I’ve started assigning myself homework.

It used to be a simple reading challenge, like read X number of books. Now I find I need more.

In college I bemoaned all the reading I was assigned each semester. I looked longingly at all the pleasure reading being squeezed out until summer, when I could then make a large “TBR” pile of “fun” reads.

Now, years after I’ve graduated, I miss homework/reading assignments! Weird. I know.  I can’t say I miss writing the essays….especially given how often I procrastinated writing them until I was up all night the night before sweating it out. But the reading and the discussions about themes and characters…the introduction to writers with whom I was unfamiliar…I’ve started longing for that again….

So here is my don’t-really-want-to-join-a-book-club-but-want-to-be-part-of-literary-discussion solutions:

  1. I’m taking an open YALE course. This is FREE. Anyone can do it. And the perks: a) you can go around saying, “Oh, I’m currently taking a course at Yale,” and watch people spit out their dentures into their soup bowl at boring posh dinner parties or shut down assholes who like to compete on everything…b) You don’t have to drive to a coffee shop or someone’s living room and sit with a bunch of strangers grappling with their feelings and exposing their childhood traumas…and c) the best part is the lectures are on YouTube….so you can pause them at any time, as soon as the professor starts to give you a splitting headache you can shut her up for an hour or a day or whatever…..and you can set your own pace in reading the text.  The course I’ve selected is:

    The American Novel Since 1945 with Amy Hungerford

    Even though my degree is in English, surprisingly I have not read a good portion of these books before, which really made me feel sad. So.

  2. I’ve challenged myself to read (in no specific order or time frame) ALL of the works on the Barthelme 81 list. You have to love post modernism to enjoy this assignment and since I do, I will attempt it….slowly…maybe even over the course of my life. I thought it might be motivating to keep a blog on the effort.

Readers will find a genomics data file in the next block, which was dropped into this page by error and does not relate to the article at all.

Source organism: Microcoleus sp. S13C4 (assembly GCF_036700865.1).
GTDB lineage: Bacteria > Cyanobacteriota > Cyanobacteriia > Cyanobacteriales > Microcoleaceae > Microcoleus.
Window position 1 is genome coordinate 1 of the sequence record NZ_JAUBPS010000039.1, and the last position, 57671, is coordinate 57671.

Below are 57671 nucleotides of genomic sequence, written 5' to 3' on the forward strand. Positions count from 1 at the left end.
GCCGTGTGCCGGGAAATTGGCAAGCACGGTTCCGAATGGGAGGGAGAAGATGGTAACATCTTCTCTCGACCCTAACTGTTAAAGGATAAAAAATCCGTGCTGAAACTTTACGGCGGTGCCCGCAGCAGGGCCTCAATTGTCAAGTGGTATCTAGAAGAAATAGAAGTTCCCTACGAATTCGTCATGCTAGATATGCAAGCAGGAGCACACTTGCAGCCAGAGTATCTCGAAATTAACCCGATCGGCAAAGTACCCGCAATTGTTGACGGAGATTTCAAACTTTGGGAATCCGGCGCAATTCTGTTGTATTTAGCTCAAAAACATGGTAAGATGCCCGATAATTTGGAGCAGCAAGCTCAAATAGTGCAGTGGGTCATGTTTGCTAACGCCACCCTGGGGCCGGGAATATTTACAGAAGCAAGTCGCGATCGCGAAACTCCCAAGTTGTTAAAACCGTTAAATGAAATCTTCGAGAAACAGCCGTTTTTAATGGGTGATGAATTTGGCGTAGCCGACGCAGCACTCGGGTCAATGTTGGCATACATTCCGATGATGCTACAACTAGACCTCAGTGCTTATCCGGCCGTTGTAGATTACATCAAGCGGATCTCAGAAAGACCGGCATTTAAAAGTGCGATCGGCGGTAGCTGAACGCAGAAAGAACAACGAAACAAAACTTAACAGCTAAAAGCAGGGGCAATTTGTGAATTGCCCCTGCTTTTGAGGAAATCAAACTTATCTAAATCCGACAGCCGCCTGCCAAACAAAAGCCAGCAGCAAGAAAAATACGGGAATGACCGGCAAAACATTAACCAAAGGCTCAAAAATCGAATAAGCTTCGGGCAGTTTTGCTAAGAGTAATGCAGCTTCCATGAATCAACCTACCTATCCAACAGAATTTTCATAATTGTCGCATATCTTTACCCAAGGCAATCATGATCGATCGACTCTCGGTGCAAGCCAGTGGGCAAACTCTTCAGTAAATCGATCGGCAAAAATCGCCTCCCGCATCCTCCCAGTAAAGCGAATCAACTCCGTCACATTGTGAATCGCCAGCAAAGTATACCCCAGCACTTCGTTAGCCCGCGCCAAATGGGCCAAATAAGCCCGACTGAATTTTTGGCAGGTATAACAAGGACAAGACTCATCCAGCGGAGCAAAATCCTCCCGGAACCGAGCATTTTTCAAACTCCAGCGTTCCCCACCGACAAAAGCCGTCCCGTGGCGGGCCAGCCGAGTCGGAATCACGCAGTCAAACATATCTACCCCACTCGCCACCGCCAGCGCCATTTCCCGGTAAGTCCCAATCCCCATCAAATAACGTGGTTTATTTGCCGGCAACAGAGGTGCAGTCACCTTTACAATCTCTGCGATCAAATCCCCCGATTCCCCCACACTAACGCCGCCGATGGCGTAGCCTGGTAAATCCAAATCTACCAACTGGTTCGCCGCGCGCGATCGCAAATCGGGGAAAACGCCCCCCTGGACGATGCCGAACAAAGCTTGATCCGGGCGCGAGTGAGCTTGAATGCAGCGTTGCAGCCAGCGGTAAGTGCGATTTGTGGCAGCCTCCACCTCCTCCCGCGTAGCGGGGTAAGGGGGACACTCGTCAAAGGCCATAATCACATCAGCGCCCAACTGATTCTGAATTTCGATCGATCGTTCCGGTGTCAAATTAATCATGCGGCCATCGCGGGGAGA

If you’re curious, here’s the Barthelme list (with a strikethrough on the ones I’ve read):

  • Flann O’Brien, At Swim Two-Birds
  • Flann O’Brien, The Third Policeman
  • Isaac Babel, Collected Short Stories
  • Borges, Labyrinths
  • Borges, Other Inquisitions
  • Garcia Marquez, One Hundred Years of Solitude
  • Thomas Bernhard, Correction
  • Rudy Wurlitzer, Nog
  • Isaac B Singer, Gimpel the Fool
  • Bernard Malamud, The Assistant
  • Bernard Malamud, The Magic Barrel
  • Ralph Ellison, Invisible Man
  • Malcolm Lowry, Under the Volcano,
  • Samuel Beckett entire
  • Knut Hamsun, Hunger
  • Max Frisch, I’m Not Stiller
  • Max Frisch, Man in the Holocene
  • Dinesen, Seven Gothic Tales
  • Tommaso Landolfi, Gogol’s Wife
  • Thomas Pynchon, V
  • John Hawkes, The Lime Twig
  • John Hawkes, Blood Oranges
  • Paley, Little Disturbances
  • Paley, Enormous Changes at the Last Minute
  • Susan Sontag, I, Etc.
  • Tillie Olsen, Tell Me a Riddle
  • Campbell, Hero with a Thousand Faces
  • Bellow, Henderson the Rain King
  • John Updike, The Coup
  • John Updike, Rabbit, Run
  • The Paris Review interviews
  • Rust Hills (ed.), How We Live
  • Joe David Bellamy (ed.), Superfiction
  • Puschart Prize Anthologies
  • Sternburg (ed.), The Writer on Her Work
  • André Breton, Manifestos of Surrealism
  • Motherwell (ed.), Documents of Modern Art
  • Susan Sontag, Against Interpretation
  • Hugh Kenner, A Homemade World
  • Flaubert, Letters
  • Mamet, Sexual Perversity in Chicago
  • Joy Williams, The Changeling
  • Joe David Bellamy (ed.), The New Fiction
  • Tim O’Brien, Going After Cacciato
  • Amos Tutola, The Palm-Wine Drunkard
  • Ann Tyler, Searching for Caleb
  • Kenneth Koch, Thank You
  • Frank O’Hara, Collected Poems
  • John Ashbery, Rivers and Mountains
  • Wesley Brown, Tragic Magic
  • Roland Barthes, Mythologies
  • Barthes, The Pleasure of the Text
  • Robbe-Grillet, For a New Novel
  • Ann Beattie, Falling in Place
  • William Gass, In the Heart of the Heart of the Country
  • Gass, Fiction and the Figures of Life
  • Gass, The World Within the Word
  • Mailer, Advertisements for Myself
  • Anthony Burgess, A Clockwork Orange
  • Celine, Journey to the End of the Night
  • Kobo Abe, The Box Man
  • Italo Calvino, Invisible Cities
  • Peter Handke, A Sorrow Beyond Dreams
  • Peter Handke, Kaspar and Other Plays
  • André Breton, Nadja
  • John Barth, Chimera
  • Walker Percy, The Moviegoer,
  • Jayne Anne Phillips, Black Tickets
  • Peter Taylor, Collected Stories
  • Colette, The Pure and the Impure
  • Carver, Will You Please be Quiet, Please
  • John Cheever, Collected Stories
  • Leonard Michaels, I Would Have Saved Them if I Could
  • Eudora Welty, Collected Stories
  • Max Apple, The Oranging of America
  • Flannery O’Connor, Collected Stories
  • Ishmael Reed, Mumbo Jumbo
  • Toni Morrison, Song of Solomon
  • Carlos Fuentes, The Death of Artemio Cruz
  • Milan Kundera, The Book of Laughter and Forgetting
  • Wayne C Booth, The Rhetoric of Fiction

I’m nuts, right? Yeah. I know. Any other thoughts, feel free to comment below.